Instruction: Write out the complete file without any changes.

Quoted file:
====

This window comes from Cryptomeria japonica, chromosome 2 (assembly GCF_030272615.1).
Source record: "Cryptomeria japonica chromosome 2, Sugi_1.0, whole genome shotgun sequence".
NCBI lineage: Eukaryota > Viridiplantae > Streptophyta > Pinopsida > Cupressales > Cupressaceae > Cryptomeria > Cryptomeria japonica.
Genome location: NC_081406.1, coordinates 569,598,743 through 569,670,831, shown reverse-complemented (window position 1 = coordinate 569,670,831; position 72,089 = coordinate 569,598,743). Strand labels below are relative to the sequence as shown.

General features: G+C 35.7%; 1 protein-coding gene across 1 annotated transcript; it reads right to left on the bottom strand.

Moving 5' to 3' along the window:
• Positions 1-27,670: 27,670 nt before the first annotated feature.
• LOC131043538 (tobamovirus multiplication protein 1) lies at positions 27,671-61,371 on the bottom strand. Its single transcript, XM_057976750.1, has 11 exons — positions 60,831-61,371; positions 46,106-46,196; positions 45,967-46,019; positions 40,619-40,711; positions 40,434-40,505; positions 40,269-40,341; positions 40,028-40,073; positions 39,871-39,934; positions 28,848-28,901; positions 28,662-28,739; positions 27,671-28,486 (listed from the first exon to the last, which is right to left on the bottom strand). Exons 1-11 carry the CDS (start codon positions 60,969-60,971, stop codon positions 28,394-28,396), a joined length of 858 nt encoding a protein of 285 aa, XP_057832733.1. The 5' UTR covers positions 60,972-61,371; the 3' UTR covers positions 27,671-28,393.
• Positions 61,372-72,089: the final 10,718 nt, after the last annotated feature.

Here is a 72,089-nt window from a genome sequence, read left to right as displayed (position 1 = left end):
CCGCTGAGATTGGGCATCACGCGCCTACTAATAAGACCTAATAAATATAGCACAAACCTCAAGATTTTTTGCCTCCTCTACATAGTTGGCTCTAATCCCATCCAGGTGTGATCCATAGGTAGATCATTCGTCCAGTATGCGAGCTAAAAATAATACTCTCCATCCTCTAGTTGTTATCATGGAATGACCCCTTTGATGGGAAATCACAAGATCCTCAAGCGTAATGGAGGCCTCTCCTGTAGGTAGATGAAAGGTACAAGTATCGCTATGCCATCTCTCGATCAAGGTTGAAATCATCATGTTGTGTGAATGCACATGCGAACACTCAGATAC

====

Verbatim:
This window comes from Cryptomeria japonica, chromosome 2 (assembly GCF_030272615.1).
Source record: "Cryptomeria japonica chromosome 2, Sugi_1.0, whole genome shotgun sequence".
NCBI lineage: Eukaryota > Viridiplantae > Streptophyta > Pinopsida > Cupressales > Cupressaceae > Cryptomeria > Cryptomeria japonica.
Genome location: NC_081406.1, coordinates 569,598,743 through 569,670,831, shown reverse-complemented (window position 1 = coordinate 569,670,831; position 72,089 = coordinate 569,598,743). Strand labels below are relative to the sequence as shown.

General features: G+C 35.7%; 1 protein-coding gene across 1 annotated transcript; it reads right to left on the bottom strand.

Moving 5' to 3' along the window:
• Positions 1-27,670: 27,670 nt before the first annotated feature.
• LOC131043538 (tobamovirus multiplication protein 1) lies at positions 27,671-61,371 on the bottom strand. Its single transcript, XM_057976750.1, has 11 exons — positions 60,831-61,371; positions 46,106-46,196; positions 45,967-46,019; positions 40,619-40,711; positions 40,434-40,505; positions 40,269-40,341; positions 40,028-40,073; positions 39,871-39,934; positions 28,848-28,901; positions 28,662-28,739; positions 27,671-28,486 (listed from the first exon to the last, which is right to left on the bottom strand). Exons 1-11 carry the CDS (start codon positions 60,969-60,971, stop codon positions 28,394-28,396), a joined length of 858 nt encoding a protein of 285 aa, XP_057832733.1. The 5' UTR covers positions 60,972-61,371; the 3' UTR covers positions 27,671-28,393.
• Positions 61,372-72,089: the final 10,718 nt, after the last annotated feature.

Here is a 72,089-nt window from a genome sequence, read left to right as displayed (position 1 = left end):
CCGCTGAGATTGGGCATCACGCGCCTACTAATAAGACCTAATAAATATAGCACAAACCTCAAGATTTTTTGCCTCCTCTACATAGTTGGCTCTAATCCCATCCAGGTGTGATCCATAGGTAGATCATTCGTCCAGTATGCGAGCTAAAAATAATACTCTCCATCCTCTAGTTGTTATCATGGAATGACCCCTTTGATGGGAAATCACAAGATCCTCAAGCGTAATGGAGGCCTCTCCTGTAGGTAGATGAAAGGTACAAGTATCGCTATGCCATCTCTCGATCAAGGTTGAAATCATCATGTTGTGTGAATGCACATGCGAACACTCAGATAC